What initially caused me to revert or relapse is from the beginning of this year becoming increasingly disenchanted with certain factions of Merthyr Town’s support, and while I could be accused of jumping on the bandwagon of City’s recent success, the fact is that having seen them play so often on TV last season (including three times in Merthyr’s clubhouse) plus once in person at Forest Green, has brought so much back to me, thinking ‘I should be there’.
    So, like I said, I’m now reverting, and entering fully into being a City supporter again, making an effort to go to as many games as are within reach and wishing I hadn’t renegaded over the last 19 years or so – although it’s difficult when you’ve been in the lifetime habit of going to football matches at least once a fortnight.

  6. Is their money plastic? No its as real as mine. Keep them coming up the imps. I don’t get the term “Plastic fan” As far as I’m concerned a fan is a fan.

  7. Absolutely right Gary – I agree with a lot of what you say every time I read one of your blogs, but in this instance I am moved to write to say how much I agree!! You are absolutely right!!

    I started watching the Imps in the late 60’s, going with my Dad as a kid – just to a few games. I was too young to fully understand but the Graham Taylor years happened to coincide with me being 13/14 years of age and I was hooked!! Attendances of 15,000, the volume of the crowd, the success, the media coverage, the pride of being part of a movement !!

    In other words I used to be a ‘plastic’ fan and converted to be a ‘proper’ fan when we had a successful team! If 10% of this years extra season ticket holders are still with us in 10 years time then this should be seen as a success not something to ridicule. If it hadn’t been for Graham Taylor and his success I probably wouldn’t be here now! In fact I canI confidently state that the reason I am a dedicated Imp is because we beat Doncaster 5-0 in March that year. That was my moment of conversion.

    We’re all Imps aren’t we is a great mantra – let’s all get on and enjoy the moment – let’s celebrate the extra numbers and welcome them with open arms – not ridicule or alienate them!

    We should celebrate and thanks those who pass the Welling test – but surely they in turn should celebrate all the new comers!

  8. I went to my first Imps game aged four and hated it. I never understood football and only ever watched England games out of patriotism. I lived almost 200 miles away from Lincoln and first began to understand the game when my son began to play. He stopped playing towards the end of his teenage years, but gained an interest in the Imps through family connections, as did my daughter. We began to spend more time in Kincaid and I went to a couple of games in Lincoln with one or the other. The Imps were struggling financially a d it looked like they might lose Sincil Bank, which seemed unthinkable. I began to follow the team online. Then the Cowleys arrived. Yes, my interest grew with each success, but so did my pride in Lincolnshire. Will I get to many games? I doubt it. Should I be classed as a loyal fan? Probably not. But should I be called a supporters? I think so because, whether my loyalty is visible to others or not I will now ALWAYS think of myself as an IMP!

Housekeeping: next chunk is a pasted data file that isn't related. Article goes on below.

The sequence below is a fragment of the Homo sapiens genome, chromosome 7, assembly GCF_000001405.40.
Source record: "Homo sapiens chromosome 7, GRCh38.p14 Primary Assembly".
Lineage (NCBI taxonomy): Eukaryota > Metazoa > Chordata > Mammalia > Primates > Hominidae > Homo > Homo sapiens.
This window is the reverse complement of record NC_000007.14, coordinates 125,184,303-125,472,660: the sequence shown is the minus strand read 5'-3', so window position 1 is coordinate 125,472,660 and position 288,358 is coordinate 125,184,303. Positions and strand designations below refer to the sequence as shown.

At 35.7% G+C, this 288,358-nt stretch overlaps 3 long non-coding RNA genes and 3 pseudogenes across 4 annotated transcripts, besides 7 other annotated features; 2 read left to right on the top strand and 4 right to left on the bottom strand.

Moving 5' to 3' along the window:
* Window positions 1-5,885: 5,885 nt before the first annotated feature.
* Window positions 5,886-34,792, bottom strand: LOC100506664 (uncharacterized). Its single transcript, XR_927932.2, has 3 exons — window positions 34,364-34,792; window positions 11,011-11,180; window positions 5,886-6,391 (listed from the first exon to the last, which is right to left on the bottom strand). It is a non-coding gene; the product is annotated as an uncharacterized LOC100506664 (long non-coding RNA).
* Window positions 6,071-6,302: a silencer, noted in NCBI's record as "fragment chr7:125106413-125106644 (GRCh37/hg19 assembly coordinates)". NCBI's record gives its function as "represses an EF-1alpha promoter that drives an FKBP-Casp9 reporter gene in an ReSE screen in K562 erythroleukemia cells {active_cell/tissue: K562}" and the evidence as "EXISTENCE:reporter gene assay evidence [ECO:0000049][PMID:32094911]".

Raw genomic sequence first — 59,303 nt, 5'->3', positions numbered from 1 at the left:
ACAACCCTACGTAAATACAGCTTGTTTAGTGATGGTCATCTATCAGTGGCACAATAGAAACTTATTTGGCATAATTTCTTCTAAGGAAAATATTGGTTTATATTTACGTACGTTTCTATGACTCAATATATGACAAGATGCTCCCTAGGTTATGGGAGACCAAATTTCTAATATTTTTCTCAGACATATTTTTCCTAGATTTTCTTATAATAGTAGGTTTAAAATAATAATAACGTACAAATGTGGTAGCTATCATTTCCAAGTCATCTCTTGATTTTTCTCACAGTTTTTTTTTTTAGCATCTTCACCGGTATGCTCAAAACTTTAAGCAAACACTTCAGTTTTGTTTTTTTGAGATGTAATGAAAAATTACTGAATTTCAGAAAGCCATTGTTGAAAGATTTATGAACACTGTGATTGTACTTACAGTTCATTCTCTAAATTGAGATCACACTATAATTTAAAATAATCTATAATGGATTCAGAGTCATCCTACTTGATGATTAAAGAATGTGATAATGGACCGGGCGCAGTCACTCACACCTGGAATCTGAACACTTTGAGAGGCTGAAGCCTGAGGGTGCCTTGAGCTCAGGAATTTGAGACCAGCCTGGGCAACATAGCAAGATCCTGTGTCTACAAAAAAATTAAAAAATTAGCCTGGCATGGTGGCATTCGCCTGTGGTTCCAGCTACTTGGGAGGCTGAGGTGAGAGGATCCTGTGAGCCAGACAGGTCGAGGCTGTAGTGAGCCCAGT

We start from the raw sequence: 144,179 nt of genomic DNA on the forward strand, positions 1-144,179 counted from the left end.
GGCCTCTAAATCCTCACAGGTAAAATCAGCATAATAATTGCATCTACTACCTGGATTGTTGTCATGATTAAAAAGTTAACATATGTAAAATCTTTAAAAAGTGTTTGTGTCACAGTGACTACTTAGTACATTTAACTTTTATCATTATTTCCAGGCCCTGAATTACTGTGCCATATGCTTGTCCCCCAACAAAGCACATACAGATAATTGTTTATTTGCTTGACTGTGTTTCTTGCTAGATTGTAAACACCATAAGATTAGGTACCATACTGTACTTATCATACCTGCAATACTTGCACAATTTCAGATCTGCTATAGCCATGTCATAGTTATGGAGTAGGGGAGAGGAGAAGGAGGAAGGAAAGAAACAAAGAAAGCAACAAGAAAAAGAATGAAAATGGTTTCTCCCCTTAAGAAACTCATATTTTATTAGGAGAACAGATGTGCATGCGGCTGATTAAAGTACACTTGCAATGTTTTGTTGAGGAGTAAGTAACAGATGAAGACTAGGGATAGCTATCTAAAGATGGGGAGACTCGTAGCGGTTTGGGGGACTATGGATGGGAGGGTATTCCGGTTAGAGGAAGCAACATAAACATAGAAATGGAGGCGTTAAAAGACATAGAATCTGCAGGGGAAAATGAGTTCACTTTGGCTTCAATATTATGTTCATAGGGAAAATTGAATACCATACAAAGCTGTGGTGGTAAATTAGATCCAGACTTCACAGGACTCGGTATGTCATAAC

9. fully agree Gary with your comments, does it really matter whether the fan is a new “plastic” fan (a term which i don’t like by the way) or a seasoned follower, what matters is NOW. I, like alot of fans have followed City for many years, if fact come next month will see 50 years of support starting with a home tie to Newcastle September 1967, was I a “plastic” fan all those years ago? I suppose I was but certainly wasn’t treated as such. I seem to remember we were welcomed in with open arms. When I go through the turnstile and pay my money, is it any different to the guy behind me who has been supporting the club for just one season ? No its not , so what is the problem ? he may be young enough to give the club 50 years of support as well. We as a club and supporters should be welcoming these new fans to the family and make them feel as if they are part of it.
    As for season tickets, thats a no no for me, as well as lots of others who have to work some Saturdays, but then what chance have we got of getting tickets to the occasional away game when we not working?
    you have alot of good comments on here Gary but i have to admit I fully agree with your first one from Anthony Cash, he seems to talk a lot of sense

  10. A great article as ever. I first watched The Imps in the very late 50’s – only a couple of games- but that’s all it takes if it’s your home town. By the early 60’s I was living on the south Kent coast and only returning to Lincoln in school holidays, so only getting to watch a few home games. During college years saw a few away games in Lancashire area and thereafter work got in the way. However, I would bet that if you ask anyone from my peer group in my second home town they will all know which team I support. Now living in North Cyprus and only made one match last year – Arsenal (using an Arsenal supporters ticket) – but couldn’t misses being at such an event, the biggest of my lifetime. So am I a true supporter, I will argue the case with anyone that I am one of the fiercest Imp supporters, do I continue to the club, not much unfortunately. Do I jump up and down on a Saturday night after the results are available; absolutely. Do friends here look out for Imps results after their own, again absolutely. So welcome on board all you new Imps, enjoy the ride!